The Top 10 Mistakes of Student Chefs
Tuesday, June 12 2012
Resident Chef Julia Matthews outlines the top mistakes student chefs make and how to overcome them.
1. “I’ll just go and finish my homework while dinner is cooking.”
Safety rule number one: Never leave something on the stovetop unattended. You might think that your activity is not very absorbing, but it only take two seconds to burn a perfectly good biscuit, or to stick something to the bottom of your new pan. I can count the number of times I’ve done this by the number of ugly scorch marks on the bottom of my favourite saucepan. If the recipe says ‘stir continuously’, you have to stand by the stove, not stir it once then leave it to go watch Grey’s Anatomy.
2. “I can’t find the spatula, I’ll just use this fork to mix my omelette in the Scanpan.”
Whenever I see someone using a fork on a saucepan, I die a little on the inside. Why? Because kitchen saucepans aren’t invincible. If you use a metal fork in a stainless steel or Teflon pan, it will scratch the surface off and your pan will be near useless. Not to mention, I will personally hunt you down. You can get away with a metal spoon in a metal saucepan, and your can use metal implements in cast iron pans (such as a heavy duty wok), but for everything else you should use silicone or other food-safe plastics.
3. “I can do stir fry in a saucepan, no problem!”
Though you might be able to get away with stirring a pot with a soup spoon, you will never be able to swap cooking techniques with different pans. Take a clue from the name: A frypan is used for frying, a saucepan is used for sauces. Each pan has a different name because they have physical differences—the thickness of the base, the width and depth of the pan and the material it is made of—that change the way the meal will cook. You cannot stir fry in a deep heavy based saucepan because the liquid doesn’t evaporate and you can’t flick things around as fast, so you end up with a soggy stew fry instead. Likewise, a frypan won’t do for making soup or stew because it heats a larger surface area thus cooking the dish too fast, they’re generally not big enough, and it’s just plain messy. There are some ways you can make do with not have a particular saucepan; there are more ways that you can’t.
4. “My Kitchen Rules and Masterchef are valid cooking shows.”
5. “I don’t have orange juice, I’ll use Fanta instead.”
Just because something contains oranges doesn’t make it orange juice. In this example, Fanta also contains carbon, sugar, colour and other flavouring, hence why adding lemon cordial to a fish sauce is NOT a valid substitute. Make sure you use the proper ingredients.
6. “A teaspoon doesn’t sound like much, I’ll just throw in a handful of herbs.”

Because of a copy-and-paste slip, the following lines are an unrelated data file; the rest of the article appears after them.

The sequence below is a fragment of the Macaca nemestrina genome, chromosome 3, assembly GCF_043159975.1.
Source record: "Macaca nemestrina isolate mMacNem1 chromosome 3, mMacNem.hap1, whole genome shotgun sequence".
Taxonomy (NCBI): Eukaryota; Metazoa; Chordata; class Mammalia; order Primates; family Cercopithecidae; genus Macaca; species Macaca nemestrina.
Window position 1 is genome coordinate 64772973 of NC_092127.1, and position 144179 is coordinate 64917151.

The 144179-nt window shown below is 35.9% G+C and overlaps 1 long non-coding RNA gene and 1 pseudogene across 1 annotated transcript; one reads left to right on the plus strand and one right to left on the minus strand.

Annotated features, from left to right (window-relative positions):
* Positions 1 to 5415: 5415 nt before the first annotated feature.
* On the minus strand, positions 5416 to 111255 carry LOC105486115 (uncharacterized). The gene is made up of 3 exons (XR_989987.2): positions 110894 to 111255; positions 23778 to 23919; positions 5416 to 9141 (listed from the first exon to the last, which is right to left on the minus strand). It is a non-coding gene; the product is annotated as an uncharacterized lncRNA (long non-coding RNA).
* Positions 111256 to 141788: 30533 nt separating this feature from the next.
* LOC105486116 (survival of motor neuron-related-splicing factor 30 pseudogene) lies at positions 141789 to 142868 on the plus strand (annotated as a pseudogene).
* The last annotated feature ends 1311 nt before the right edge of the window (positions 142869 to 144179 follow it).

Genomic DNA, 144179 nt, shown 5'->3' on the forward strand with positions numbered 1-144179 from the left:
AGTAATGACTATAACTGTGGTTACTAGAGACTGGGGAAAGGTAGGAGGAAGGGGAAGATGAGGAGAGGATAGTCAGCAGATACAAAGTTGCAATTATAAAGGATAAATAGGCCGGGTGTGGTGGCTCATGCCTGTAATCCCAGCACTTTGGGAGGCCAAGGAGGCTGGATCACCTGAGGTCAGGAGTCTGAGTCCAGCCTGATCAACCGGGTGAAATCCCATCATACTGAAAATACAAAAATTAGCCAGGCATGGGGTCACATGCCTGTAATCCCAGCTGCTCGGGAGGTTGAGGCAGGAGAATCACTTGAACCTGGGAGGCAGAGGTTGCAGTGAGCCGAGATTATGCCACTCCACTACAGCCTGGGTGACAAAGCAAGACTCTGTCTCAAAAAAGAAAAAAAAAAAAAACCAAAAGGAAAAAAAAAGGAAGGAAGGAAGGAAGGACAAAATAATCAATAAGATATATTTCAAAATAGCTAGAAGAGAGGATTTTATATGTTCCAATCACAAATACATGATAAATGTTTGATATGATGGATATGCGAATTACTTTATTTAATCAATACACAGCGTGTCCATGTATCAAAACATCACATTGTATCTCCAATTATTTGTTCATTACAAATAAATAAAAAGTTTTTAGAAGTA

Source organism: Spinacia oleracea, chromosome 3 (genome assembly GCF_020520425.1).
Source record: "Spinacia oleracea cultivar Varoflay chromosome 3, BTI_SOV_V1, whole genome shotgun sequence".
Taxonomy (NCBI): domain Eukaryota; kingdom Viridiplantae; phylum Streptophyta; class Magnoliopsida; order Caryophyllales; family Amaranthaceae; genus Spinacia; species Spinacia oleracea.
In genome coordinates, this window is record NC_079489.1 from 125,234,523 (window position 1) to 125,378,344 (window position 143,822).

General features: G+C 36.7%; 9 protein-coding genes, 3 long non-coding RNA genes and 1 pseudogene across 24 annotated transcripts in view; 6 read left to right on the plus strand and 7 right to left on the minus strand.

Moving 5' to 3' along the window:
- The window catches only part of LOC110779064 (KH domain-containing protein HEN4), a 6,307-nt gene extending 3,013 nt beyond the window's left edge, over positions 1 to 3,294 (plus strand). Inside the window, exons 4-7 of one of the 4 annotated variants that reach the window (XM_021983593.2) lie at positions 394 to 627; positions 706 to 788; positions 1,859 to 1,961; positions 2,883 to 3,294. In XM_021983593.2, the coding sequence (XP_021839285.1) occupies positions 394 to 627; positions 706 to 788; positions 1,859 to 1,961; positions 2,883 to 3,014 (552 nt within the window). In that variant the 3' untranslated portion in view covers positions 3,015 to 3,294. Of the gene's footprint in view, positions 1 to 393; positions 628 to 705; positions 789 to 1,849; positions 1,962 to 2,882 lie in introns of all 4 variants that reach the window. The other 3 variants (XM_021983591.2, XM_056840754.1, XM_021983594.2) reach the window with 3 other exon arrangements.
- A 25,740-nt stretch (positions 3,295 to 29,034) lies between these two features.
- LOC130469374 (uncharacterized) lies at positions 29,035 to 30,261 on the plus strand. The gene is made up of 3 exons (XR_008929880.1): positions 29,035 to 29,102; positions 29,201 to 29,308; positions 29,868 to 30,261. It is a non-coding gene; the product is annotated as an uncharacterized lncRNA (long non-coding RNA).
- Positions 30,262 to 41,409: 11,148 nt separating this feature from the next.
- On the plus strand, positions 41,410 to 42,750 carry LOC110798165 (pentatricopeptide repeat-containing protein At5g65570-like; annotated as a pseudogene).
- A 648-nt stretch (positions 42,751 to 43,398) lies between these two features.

If a recipe only asks for a little bit of seasoning, there is a reason. Herbs and spices don’t look like much, but they can really pack a punch. You only need two or three threads saffron to produce a strong saffron rice. Don’t forget the golden rule: You can always add more, but you can’t take it away!
7. “It’s still okay to eat, it’s been in the fridge!”
Scraping the mould off the top of the food won’t make it safe to eat. If it has expired, it is mouldy or it smells iffy, don’t hesitate to chuck it out. It’s better losing $2 chucking out that box of fried rice than losing $200 to your local hospital.
8. “So that wasn’t sugar, it was salt?”
Properly label your ingredients if you keep them in boxes, and make sure you know where they are. Particularly if you tend to keep salt, sugar and flour in the same place. You might not think they look very similar, but it would be disappointing if you pulled out your deflated muffins from the oven and realized you used plain, not self-raising flour. It’s also beneficial if you have ‘Good Samaritan” friends who like to clean your kitchen for you…I had a friend who refilled my sugar bowl with salt once. I haven’t taken sugar in coffee ever since.
9. “I can’t find the measuring cup, a Macca’s cup will do.”
This isn’t such an issue when cooking on the stove, but if you’re baking it helps to use proper measuring cups and spoons. Baking involves a lot of delicate chemistry, and sometimes a recipe just won’t work unless you have the ingredients down to the grain. Investing in a set of measuring cups and learning to differentiate between a pinch, a heap and a handful will help enormously.
10. “It’s got salad in it, it must be healthy!”
Just because something contains vegetables doesn’t make it any healthier, depending on what else is in the dish. A Caesar salad, while it does contain lettuce, can also contain bacon and cheese which are high in fat. Salad dressings are also a huge trap, as commercial dressings usually contain lots of oil, cream or salt. Even sushi can be a trap, if it also contains something deep fried, crumbed or heavily salted. The healthiest things you can eat are fresh fruit or vegetables: don’t kid yourself. But since the raw food diet is unappealing to most of you, go for fresh, lightly dressed, pass on the side of fries.